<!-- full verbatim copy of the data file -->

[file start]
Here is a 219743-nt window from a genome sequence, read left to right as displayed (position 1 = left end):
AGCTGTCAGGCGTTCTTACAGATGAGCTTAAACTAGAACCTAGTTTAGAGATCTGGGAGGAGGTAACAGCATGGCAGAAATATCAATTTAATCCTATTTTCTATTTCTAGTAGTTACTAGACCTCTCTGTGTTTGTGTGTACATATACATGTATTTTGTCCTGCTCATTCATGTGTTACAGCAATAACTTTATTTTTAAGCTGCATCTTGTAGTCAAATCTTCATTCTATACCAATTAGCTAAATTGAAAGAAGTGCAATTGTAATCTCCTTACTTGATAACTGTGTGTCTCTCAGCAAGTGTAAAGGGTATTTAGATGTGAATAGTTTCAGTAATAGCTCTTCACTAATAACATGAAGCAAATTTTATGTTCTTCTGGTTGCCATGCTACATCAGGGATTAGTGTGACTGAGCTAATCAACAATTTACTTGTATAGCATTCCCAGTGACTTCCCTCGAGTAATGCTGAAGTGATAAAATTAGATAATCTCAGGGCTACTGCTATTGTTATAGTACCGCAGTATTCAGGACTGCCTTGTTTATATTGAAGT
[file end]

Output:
Here is a 219743-nt window from a genome sequence, read left to right as displayed (position 1 = left end):
AGCTGTCAGGCGTTCTTACAGATGAGCTTAAACTAGAACCTAGTTTAGAGATCTGGGAGGAGGTAACAGCATGGCAGAAATATCAATTTAATCCTATTTTCTATTTCTAGTAGTTACTAGACCTCTCTGTGTTTGTGTGTACATATACATGTATTTTGTCCTGCTCATTCATGTGTTACAGCAATAACTTTATTTTTAAGCTGCATCTTGTAGTCAAATCTTCATTCTATACCAATTAGCTAAATTGAAAGAAGTGCAATTGTAATCTCCTTACTTGATAACTGTGTGTCTCTCAGCAAGTGTAAAGGGTATTTAGATGTGAATAGTTTCAGTAATAGCTCTTCACTAATAACATGAAGCAAATTTTATGTTCTTCTGGTTGCCATGCTACATCAGGGATTAGTGTGACTGAGCTAATCAACAATTTACTTGTATAGCATTCCCAGTGACTTCCCTCGAGTAATGCTGAAGTGATAAAATTAGATAATCTCAGGGCTACTGCTATTGTTATAGTACCGCAGTATTCAGGACTGCCTTGTTTATATTGAAGT